Young people

What causes stammering?

Are you a young person who stammers? In this section we take you through some key ideas from the research into what causes stammering. Relatively recent advances in brain imaging studies have shown that there are differences at a neurophysiological level that probably influence how quickly the speech motor system can work.  But we know that other things also factor in and that everyone is unique. Understanding more about stammering can help to demystify it and can be the starting place for making changes in how you manage your own stammer.

Genetics and brain function

Brain imaging studies (with children as young as 3) have shown that stammering is linked to subtle differences in the way that the brain has developed and how it processes speech.

This is genetically influenced. If you have a relative who stammers, or who used to stammer, this helps to explain why you stammer. It is not completely dictated by genes however – other things play a role.

Speech motor skills

Research has also found that adults who stammer have a less efficient speech mechanism and need a fraction more time when they are speaking.

This means that the faster you talk the more likely it is that you stammer.

Speech and language skills

Some children, teenagers and adults need more time to organise their thoughts.

Sometimes people have word finding difficulties. This means that you can’t think of the word that you want for a second or two. It’s on the tip of your tongue!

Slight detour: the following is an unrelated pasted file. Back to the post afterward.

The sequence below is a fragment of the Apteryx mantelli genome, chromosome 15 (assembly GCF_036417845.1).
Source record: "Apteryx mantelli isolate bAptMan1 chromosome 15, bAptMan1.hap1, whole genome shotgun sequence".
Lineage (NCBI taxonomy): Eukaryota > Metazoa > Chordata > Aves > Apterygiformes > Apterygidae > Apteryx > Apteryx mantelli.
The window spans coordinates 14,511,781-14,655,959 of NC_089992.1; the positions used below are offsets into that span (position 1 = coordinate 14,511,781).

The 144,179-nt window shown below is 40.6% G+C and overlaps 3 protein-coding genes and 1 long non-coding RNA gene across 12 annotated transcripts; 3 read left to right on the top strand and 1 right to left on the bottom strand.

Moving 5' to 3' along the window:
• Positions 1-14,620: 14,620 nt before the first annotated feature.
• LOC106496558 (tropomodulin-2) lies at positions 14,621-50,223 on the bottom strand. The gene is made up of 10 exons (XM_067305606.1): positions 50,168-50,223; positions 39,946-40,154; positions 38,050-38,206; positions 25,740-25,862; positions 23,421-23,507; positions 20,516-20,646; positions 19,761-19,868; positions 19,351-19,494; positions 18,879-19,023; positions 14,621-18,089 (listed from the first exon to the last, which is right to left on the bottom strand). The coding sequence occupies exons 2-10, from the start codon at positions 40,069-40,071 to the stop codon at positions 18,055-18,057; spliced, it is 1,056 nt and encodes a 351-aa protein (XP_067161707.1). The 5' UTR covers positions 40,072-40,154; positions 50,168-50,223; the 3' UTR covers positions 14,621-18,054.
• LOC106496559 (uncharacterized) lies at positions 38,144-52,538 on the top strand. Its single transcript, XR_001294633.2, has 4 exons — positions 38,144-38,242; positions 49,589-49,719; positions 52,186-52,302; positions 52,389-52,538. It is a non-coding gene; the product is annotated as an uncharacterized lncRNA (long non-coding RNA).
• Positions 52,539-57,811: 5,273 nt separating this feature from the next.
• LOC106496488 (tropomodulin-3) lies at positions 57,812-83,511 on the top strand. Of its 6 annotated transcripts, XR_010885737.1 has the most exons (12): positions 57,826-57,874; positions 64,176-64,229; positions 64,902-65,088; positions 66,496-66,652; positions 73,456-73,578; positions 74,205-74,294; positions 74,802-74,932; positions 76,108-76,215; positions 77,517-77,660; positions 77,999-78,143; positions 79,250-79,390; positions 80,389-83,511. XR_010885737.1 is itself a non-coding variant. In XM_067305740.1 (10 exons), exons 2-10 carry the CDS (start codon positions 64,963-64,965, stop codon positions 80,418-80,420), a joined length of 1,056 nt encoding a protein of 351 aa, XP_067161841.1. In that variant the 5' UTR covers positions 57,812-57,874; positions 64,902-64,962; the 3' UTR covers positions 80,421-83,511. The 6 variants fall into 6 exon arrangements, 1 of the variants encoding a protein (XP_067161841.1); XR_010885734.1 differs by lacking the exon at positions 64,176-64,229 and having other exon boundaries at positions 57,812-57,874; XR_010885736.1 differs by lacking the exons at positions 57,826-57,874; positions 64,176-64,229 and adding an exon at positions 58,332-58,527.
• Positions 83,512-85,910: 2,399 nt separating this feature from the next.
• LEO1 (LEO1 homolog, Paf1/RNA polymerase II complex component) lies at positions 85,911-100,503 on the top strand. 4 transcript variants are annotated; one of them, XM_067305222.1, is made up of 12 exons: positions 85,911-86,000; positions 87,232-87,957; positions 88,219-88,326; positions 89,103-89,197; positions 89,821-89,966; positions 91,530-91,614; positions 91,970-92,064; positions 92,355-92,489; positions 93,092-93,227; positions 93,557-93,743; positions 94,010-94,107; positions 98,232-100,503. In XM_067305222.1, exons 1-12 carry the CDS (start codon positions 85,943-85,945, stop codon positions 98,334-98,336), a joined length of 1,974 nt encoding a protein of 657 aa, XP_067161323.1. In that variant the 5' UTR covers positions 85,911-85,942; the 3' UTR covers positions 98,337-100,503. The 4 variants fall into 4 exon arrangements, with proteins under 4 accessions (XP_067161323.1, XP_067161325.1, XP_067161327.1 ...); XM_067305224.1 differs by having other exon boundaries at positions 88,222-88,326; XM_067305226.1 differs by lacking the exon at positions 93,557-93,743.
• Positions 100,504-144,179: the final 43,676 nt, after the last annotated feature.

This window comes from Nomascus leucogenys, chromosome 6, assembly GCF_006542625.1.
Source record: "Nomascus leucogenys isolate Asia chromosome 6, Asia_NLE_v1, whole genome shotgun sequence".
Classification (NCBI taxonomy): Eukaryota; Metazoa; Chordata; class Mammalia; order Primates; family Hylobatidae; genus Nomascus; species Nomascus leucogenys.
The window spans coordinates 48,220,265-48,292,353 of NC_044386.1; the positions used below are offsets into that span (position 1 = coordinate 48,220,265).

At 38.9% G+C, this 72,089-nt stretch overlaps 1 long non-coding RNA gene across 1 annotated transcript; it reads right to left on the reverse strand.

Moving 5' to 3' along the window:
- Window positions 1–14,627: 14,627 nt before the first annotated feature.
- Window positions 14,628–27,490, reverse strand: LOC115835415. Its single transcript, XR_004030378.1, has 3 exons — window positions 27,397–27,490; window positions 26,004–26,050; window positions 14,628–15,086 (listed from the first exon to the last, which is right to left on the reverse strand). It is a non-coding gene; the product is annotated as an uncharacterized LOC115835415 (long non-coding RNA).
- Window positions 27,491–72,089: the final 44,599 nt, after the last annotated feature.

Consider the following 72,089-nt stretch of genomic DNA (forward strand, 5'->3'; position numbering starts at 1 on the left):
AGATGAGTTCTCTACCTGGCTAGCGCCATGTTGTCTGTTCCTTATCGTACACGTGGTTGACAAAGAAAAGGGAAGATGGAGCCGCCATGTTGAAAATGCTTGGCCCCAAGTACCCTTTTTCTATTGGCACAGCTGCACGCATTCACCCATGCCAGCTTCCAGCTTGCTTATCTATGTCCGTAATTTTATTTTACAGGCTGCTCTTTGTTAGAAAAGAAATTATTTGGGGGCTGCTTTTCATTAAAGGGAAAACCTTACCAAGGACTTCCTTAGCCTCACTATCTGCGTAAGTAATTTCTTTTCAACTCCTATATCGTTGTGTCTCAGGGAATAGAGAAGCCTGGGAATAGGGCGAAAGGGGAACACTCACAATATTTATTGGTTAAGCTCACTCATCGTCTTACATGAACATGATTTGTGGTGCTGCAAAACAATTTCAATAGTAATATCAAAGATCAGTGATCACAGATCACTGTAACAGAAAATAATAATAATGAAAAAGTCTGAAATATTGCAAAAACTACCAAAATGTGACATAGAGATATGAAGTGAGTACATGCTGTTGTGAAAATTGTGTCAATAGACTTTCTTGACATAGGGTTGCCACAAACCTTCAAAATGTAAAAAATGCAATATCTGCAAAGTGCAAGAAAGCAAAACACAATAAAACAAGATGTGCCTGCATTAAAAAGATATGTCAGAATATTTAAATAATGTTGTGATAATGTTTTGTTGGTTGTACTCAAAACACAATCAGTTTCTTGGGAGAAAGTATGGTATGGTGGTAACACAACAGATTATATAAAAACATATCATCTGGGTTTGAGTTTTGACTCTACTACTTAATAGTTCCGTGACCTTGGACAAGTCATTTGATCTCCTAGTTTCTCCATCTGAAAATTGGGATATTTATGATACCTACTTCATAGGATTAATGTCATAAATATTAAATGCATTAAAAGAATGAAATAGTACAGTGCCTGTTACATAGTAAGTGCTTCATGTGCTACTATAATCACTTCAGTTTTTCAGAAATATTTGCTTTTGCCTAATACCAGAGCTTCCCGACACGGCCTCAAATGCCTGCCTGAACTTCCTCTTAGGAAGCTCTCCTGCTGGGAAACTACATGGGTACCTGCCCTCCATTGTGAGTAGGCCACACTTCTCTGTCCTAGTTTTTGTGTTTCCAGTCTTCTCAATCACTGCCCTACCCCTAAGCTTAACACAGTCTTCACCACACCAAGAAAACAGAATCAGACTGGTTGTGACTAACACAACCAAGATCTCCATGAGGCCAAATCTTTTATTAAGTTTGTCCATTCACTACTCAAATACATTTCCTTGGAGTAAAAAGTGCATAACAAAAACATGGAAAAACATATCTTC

If you used to have, or still do have, any difficulties with language skills then this also helps to explain why you stammer.

Things about the situation

Some situations feel more pressured and this makes you more likely to stammer.

  • speaking in front of a lot of people (where it feels like everyone will look at you)
  • asking or answering a question in class
  • being suddenly put on the spot
  • oral exams
  • any time when you want to make a good impression (school or job interviews, meeting someone for the first time)
  • when everyone talks quickly and the conversation is fast
  • when people all talk at once and it’s hard to get a turn
    introducing yourself

Thoughts, emotions and temperament

  • The kind of person you are doesn’t cause stammering but it may help to explain how easy or difficult it is for you to deal with it.
  • People do not stammer because they are anxious or shy. People can become anxious or worried about stammering and more reserved about talking in social situations but this is because they stammer not the cause.
  • People who are more sensitive, perfectionistic, self-critical, or who worry a lot may find it harder having a stammer.
  • Everyone who stammers is different and many people who stammer are confident speakers who are not worried about having a stammer.
  • Therapy can help you learn ways to manage worries about stammering and uncomfortable feelings like anxiety, if this is relevant for you.

Read more about managing worry and anxiety.

Read about other ideas that may help.



Young people
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